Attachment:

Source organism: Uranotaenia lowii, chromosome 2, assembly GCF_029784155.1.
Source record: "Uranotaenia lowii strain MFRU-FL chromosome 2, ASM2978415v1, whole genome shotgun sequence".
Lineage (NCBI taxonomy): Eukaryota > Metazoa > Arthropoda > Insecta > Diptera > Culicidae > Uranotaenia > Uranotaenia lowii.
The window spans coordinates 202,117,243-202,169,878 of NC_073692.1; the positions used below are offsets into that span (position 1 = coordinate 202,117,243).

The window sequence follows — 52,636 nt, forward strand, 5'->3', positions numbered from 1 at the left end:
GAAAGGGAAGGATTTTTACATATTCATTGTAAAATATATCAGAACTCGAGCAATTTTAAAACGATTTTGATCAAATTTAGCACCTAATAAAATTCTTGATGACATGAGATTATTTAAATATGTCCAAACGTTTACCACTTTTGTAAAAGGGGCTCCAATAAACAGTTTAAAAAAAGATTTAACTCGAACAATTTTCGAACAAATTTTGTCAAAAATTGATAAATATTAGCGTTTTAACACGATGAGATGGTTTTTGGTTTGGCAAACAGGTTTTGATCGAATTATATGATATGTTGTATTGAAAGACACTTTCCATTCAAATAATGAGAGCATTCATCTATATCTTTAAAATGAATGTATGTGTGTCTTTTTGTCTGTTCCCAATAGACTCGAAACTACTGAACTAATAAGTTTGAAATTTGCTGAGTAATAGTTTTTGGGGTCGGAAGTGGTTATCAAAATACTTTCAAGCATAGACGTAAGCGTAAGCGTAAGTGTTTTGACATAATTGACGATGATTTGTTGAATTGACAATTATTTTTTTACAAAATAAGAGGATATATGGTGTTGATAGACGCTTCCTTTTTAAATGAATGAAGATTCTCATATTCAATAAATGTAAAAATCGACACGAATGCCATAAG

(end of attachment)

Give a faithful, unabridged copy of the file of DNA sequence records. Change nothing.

Source organism: Uranotaenia lowii, chromosome 2, assembly GCF_029784155.1.
Source record: "Uranotaenia lowii strain MFRU-FL chromosome 2, ASM2978415v1, whole genome shotgun sequence".
Lineage (NCBI taxonomy): Eukaryota > Metazoa > Arthropoda > Insecta > Diptera > Culicidae > Uranotaenia > Uranotaenia lowii.
The window spans coordinates 202,117,243-202,169,878 of NC_073692.1; the positions used below are offsets into that span (position 1 = coordinate 202,117,243).

The window sequence follows — 52,636 nt, forward strand, 5'->3', positions numbered from 1 at the left end:
GAAAGGGAAGGATTTTTACATATTCATTGTAAAATATATCAGAACTCGAGCAATTTTAAAACGATTTTGATCAAATTTAGCACCTAATAAAATTCTTGATGACATGAGATTATTTAAATATGTCCAAACGTTTACCACTTTTGTAAAAGGGGCTCCAATAAACAGTTTAAAAAAAGATTTAACTCGAACAATTTTCGAACAAATTTTGTCAAAAATTGATAAATATTAGCGTTTTAACACGATGAGATGGTTTTTGGTTTGGCAAACAGGTTTTGATCGAATTATATGATATGTTGTATTGAAAGACACTTTCCATTCAAATAATGAGAGCATTCATCTATATCTTTAAAATGAATGTATGTGTGTCTTTTTGTCTGTTCCCAATAGACTCGAAACTACTGAACTAATAAGTTTGAAATTTGCTGAGTAATAGTTTTTGGGGTCGGAAGTGGTTATCAAAATACTTTCAAGCATAGACGTAAGCGTAAGCGTAAGTGTTTTGACATAATTGACGATGATTTGTTGAATTGACAATTATTTTTTTACAAAATAAGAGGATATATGGTGTTGATAGACGCTTCCTTTTTAAATGAATGAAGATTCTCATATTCAATAAATGTAAAAATCGACACGAATGCCATAAG